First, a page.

April 25th, 2016 5:51 AM by Jackie A. Graves, President
government has made borrowing money easier for homebuyers with less traditional
housing situations and lower incomes while making it more difficult for buyers
with burdensome student loan and
other debt to get mortgages. The changes are intended to reflect the realities
today’s new borrowers face.
In December Fannie Mae, the
quasi-government mortgage finance giant, launched HomeReady, a new mortgage
designed for low- to moderate-income borrowers with nontraditional sources of
income. For example, HomeReady lets applicants report rent from a roommate or
tenant as income.
Borrowers can now count money
provided by parents as income in applying for mortgages. Down payment money
that doesn’t come from a gift generally must be reflected in the borrower’s two
most recent account statements.
Among the requirements: The
property must be in a lower-income neighborhood, or in some locations the
borrower’s income must be no higher than the area median income (AMI). In other
locations, the borrower’s income can’t exceed 80 percent of AMI. Fannie Mae
says its fees for the loan are likely to be the same or possibly lower than
market rates, though a lender might charge interest slightly higher than market
rates to account for the lending risk.
Meanwhile, the Federal Housing Administration, a major insurer
of mortgages to lower-income buyers, has tightened loan standards for its
popular FHA-insured mortgage. Among the new rules: Two percent of a borrower’s
deferred student debt—loans that are currently not in repayment—must be
included in her debt-to-income ratio (DTI), an important figure used to judge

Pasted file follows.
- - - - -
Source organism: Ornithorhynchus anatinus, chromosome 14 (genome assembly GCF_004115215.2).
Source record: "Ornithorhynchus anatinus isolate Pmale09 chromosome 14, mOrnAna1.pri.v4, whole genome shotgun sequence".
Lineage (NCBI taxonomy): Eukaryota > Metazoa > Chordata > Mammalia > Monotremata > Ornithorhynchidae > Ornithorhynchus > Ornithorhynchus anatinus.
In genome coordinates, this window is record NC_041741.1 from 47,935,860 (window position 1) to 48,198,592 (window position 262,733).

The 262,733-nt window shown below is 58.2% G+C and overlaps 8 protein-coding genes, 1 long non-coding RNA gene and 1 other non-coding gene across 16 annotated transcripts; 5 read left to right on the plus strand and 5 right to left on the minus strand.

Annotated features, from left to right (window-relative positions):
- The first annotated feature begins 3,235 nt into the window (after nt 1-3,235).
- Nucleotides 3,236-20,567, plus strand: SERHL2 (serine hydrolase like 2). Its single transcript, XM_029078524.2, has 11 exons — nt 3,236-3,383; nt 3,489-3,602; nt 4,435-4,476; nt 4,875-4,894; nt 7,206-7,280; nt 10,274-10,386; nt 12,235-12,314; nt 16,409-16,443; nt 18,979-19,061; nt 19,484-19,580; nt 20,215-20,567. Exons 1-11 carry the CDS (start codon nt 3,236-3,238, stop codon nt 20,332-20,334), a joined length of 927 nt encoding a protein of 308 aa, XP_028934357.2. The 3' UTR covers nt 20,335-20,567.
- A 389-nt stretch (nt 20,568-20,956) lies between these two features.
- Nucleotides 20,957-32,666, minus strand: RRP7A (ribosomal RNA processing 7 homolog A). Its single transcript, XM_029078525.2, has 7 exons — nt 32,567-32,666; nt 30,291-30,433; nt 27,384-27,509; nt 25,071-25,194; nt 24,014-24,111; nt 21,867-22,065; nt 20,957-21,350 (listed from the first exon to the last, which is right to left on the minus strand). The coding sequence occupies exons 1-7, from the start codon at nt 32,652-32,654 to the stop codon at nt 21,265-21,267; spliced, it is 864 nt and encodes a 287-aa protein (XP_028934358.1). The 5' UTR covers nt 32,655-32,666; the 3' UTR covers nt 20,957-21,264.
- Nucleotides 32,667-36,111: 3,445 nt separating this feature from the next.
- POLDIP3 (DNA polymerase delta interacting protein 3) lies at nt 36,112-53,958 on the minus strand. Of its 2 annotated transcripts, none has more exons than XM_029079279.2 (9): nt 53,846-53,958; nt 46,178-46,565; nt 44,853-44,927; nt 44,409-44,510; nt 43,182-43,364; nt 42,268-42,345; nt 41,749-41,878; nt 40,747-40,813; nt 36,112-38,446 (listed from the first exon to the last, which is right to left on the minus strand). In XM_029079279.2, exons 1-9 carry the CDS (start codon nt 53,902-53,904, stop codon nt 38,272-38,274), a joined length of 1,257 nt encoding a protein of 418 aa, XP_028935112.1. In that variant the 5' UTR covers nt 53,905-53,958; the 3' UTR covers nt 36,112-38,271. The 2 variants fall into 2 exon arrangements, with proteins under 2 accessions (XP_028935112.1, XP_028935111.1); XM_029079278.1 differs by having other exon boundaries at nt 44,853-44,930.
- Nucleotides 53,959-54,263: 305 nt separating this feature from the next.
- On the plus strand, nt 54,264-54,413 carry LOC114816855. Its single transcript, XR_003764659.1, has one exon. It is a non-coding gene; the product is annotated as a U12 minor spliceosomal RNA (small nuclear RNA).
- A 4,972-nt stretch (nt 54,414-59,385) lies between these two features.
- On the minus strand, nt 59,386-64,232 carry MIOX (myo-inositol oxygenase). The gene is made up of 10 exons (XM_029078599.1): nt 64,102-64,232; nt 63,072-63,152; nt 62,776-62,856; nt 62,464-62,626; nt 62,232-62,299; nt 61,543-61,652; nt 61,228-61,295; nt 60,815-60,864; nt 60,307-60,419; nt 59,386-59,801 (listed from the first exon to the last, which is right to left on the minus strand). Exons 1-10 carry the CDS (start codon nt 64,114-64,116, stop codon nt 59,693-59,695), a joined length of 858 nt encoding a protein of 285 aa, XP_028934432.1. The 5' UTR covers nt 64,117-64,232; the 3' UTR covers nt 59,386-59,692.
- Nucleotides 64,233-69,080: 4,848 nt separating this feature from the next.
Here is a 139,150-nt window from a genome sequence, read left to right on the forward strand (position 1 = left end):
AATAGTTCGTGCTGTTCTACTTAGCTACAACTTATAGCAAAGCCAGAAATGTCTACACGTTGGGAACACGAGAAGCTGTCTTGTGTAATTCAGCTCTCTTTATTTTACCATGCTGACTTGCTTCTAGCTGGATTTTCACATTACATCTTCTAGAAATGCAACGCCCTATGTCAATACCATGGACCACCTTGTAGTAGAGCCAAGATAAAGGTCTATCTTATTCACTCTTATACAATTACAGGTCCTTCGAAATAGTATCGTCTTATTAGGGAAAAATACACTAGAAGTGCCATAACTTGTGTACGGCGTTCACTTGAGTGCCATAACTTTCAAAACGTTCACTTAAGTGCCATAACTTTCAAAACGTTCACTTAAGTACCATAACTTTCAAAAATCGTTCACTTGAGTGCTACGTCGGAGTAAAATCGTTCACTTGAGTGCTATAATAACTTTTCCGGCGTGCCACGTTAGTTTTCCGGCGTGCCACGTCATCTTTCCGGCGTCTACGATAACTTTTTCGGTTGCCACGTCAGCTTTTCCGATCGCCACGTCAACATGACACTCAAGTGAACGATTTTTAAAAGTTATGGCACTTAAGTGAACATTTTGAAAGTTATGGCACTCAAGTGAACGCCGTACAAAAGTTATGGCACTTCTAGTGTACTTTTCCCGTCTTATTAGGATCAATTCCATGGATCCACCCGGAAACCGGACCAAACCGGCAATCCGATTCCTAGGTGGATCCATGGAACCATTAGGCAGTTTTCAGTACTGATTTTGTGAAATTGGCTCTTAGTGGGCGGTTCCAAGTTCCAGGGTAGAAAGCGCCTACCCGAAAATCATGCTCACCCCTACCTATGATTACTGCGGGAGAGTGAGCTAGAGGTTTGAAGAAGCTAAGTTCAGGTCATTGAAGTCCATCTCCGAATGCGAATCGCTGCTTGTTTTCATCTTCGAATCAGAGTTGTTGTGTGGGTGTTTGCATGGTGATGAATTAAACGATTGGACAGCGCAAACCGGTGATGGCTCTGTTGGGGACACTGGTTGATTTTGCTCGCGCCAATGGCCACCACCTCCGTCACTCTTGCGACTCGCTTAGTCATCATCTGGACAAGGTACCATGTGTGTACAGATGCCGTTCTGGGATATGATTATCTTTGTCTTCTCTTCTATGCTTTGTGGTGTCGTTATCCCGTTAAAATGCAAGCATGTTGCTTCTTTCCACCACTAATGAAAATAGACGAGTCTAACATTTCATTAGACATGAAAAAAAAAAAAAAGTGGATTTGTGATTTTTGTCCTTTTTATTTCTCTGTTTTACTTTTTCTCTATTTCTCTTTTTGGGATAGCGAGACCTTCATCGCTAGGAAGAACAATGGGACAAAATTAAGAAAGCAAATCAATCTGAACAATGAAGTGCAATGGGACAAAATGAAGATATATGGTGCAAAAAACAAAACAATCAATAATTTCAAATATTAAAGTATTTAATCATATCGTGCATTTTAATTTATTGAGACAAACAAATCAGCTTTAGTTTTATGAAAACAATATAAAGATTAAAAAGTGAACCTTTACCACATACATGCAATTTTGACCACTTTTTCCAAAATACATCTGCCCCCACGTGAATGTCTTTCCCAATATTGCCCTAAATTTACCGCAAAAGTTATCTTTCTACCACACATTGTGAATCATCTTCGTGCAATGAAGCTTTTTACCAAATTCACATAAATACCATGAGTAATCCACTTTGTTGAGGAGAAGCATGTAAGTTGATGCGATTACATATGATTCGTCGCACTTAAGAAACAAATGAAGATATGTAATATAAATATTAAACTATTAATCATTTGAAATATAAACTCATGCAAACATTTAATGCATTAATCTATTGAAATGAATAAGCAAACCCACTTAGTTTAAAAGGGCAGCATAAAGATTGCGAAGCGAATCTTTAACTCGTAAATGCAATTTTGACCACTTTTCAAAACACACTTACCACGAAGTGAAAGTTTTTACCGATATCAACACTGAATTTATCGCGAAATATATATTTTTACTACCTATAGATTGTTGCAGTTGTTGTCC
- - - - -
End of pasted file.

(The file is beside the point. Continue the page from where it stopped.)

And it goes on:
mortgage applicants. Lenders usually want borrowers’ debt, including education, auto, home, and other, to be no more than 43
percent of gross income. The rule is intended to ensure that a homeowner can
afford mortgage payments once the student debt is no longer deferred.
Take a mortgage-seeker earning,
say, $40,000 per year, or $3,333 monthly. With a debt-to-income ratio of 43
percent, that borrower could afford $1,433 per month in total debt payments.
Under the new rules, if the mortgage applicant also had a student-debt load
after college of say, $27,000, she’d have to subtract 2 percent of that amount,
or $540, from that $1,433 per month. That would leave $893 per month to cover
all debt payments, including the mortgage. On the other hand, the FHA has
reduced the premium it charges on the mortgage insurance it provides—a boon to
Dean Wegner, sales manager for
Academy Mortgage in Scottsdale, Ariz., says the FHA loan is useful for those
recovering from financial straits. “A key advantage is the waiting periods after
a significant credit event,” he says. For example, the FHA will consider
insuring a borrower three years after a short sale; in contrast, that borrower
might have to wait up to four years for a HomeReady mortgage.
Wegner advises his first-time
borrowers to buff up their credit score, which is based on credit history,
before seeking a loan of any kind. A credit score of 680 will get you a decent
mortgage rate, but for the best mortgage rate you’ll need 740 or better.
To raise your credit score, pay
bills on time and keep low balances on credit cards. Regularly check credit
reports from the three credit-reporting bureaus—Equifax, Experian, and
TransUnion. Get errors corrected. Don’t pay a service to actively monitor your
reports; order a free report from one of the three companies every four months
The FICO score is
the one to get; it’s usually closest to what your lender will use to judge you.
Your bank and/or credit card company may provide it free. (Consumers Union, the
policy and avocacy arm of Consumer Reports, is pushing for a free FICO score for all.)
By Tobie Stanger - To view the original article click here